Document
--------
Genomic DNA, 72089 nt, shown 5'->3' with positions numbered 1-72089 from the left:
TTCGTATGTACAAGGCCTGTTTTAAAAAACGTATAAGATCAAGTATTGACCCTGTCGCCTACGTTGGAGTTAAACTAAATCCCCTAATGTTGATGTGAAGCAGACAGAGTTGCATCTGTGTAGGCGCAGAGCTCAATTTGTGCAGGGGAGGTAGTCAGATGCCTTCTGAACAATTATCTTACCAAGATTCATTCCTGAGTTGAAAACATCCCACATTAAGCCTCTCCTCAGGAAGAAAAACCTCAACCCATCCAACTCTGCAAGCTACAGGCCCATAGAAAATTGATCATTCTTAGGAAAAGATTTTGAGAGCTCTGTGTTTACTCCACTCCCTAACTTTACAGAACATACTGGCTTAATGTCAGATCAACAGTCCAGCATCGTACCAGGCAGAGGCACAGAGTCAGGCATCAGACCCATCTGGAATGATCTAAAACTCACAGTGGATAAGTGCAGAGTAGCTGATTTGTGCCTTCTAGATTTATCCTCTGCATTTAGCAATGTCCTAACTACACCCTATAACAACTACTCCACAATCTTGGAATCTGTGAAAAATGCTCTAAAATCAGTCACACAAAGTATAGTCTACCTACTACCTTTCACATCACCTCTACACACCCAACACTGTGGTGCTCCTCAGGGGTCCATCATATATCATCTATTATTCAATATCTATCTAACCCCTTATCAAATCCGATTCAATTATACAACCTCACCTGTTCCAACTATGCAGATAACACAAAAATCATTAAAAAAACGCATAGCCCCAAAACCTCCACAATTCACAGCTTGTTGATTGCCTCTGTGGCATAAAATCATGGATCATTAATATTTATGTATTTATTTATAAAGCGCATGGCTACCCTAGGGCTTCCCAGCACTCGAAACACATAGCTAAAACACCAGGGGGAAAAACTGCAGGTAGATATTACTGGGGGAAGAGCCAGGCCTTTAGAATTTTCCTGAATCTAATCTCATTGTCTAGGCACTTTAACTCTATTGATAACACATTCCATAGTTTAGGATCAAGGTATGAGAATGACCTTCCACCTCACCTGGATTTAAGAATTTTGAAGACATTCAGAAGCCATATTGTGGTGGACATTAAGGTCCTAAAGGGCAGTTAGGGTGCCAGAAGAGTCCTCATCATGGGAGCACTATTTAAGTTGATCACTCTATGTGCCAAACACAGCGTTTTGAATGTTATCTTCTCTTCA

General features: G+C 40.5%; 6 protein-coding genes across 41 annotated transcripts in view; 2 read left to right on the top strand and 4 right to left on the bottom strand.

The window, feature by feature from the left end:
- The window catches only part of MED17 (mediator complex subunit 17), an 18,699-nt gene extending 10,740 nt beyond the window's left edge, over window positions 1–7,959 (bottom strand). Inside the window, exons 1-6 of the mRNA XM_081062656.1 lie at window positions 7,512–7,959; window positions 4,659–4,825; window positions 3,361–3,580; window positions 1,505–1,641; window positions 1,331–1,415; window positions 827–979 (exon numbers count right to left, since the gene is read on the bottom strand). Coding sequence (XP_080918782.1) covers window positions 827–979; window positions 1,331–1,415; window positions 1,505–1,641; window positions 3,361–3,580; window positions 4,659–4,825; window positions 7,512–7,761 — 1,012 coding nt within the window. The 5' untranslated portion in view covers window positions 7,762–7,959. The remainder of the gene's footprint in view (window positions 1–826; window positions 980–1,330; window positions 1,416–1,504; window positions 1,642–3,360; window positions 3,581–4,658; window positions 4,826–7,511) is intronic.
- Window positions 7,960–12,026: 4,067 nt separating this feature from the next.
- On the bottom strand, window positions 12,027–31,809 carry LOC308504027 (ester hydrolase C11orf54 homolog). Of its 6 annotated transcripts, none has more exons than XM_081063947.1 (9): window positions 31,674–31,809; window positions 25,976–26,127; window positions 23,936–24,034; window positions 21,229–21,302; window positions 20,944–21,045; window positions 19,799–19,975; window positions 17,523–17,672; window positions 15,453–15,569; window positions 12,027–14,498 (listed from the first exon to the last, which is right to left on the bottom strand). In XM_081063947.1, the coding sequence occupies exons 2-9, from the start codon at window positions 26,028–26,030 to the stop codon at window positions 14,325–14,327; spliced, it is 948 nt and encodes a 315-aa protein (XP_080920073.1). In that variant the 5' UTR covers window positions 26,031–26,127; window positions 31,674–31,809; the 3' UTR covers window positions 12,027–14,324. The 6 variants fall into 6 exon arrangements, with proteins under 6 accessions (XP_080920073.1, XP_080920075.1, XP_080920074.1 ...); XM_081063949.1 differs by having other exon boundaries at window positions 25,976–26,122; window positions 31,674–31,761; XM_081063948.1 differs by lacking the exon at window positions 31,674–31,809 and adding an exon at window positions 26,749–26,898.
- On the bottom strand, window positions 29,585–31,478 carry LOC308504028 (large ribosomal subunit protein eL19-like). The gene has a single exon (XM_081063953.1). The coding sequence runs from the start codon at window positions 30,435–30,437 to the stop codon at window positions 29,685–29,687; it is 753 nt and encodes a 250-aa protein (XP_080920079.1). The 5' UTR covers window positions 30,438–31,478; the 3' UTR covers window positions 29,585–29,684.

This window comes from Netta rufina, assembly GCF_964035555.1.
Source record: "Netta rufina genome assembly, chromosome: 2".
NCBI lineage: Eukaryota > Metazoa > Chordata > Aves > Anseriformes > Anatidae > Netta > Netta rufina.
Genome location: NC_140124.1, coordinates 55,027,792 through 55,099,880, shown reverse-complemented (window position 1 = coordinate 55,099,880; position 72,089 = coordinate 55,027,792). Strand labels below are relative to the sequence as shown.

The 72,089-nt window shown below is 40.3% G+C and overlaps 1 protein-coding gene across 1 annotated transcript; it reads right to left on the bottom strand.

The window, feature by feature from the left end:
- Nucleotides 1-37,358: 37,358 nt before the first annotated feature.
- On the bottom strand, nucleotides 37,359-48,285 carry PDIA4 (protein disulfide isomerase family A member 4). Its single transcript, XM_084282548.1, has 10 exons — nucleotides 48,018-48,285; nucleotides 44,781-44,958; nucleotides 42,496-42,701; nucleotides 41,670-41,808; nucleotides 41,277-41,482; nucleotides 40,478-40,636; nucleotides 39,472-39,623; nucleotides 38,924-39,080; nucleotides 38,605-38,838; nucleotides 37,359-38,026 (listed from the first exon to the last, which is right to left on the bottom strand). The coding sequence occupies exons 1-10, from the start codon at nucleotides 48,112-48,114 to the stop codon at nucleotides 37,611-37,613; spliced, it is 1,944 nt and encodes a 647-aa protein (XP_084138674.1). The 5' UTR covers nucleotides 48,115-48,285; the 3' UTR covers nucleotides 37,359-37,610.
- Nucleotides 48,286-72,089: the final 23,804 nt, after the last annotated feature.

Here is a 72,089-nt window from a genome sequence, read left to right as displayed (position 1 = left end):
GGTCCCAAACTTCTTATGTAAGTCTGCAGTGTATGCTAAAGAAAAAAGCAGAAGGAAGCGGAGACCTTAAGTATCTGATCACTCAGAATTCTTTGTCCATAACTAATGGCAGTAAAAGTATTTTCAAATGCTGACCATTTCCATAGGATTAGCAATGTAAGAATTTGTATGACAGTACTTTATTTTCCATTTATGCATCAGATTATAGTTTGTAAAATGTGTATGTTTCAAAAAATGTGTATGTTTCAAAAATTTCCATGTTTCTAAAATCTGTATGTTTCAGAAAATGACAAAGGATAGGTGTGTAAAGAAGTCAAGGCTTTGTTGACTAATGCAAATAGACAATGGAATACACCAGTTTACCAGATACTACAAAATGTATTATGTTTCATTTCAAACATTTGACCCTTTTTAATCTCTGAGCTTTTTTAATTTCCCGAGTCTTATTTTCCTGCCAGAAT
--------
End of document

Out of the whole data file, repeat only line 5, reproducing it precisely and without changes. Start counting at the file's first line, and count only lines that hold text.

- The window catches only part of MED17 (mediator complex subunit 17), an 18,699-nt gene extending 10,740 nt beyond the window's left edge, over window positions 1–7,959 (bottom strand). Inside the window, exons 1-6 of the mRNA XM_081062656.1 lie at window positions 7,512–7,959; window positions 4,659–4,825; window positions 3,361–3,580; window positions 1,505–1,641; window positions 1,331–1,415; window positions 827–979 (exon numbers count right to left, since the gene is read on the bottom strand). Coding sequence (XP_080918782.1) covers window positions 827–979; window positions 1,331–1,415; window positions 1,505–1,641; window positions 3,361–3,580; window positions 4,659–4,825; window positions 7,512–7,761 — 1,012 coding nt within the window. The 5' untranslated portion in view covers window positions 7,762–7,959. The remainder of the gene's footprint in view (window positions 1–826; window positions 980–1,330; window positions 1,416–1,504; window positions 1,642–3,360; window positions 3,581–4,658; window positions 4,826–7,511) is intronic.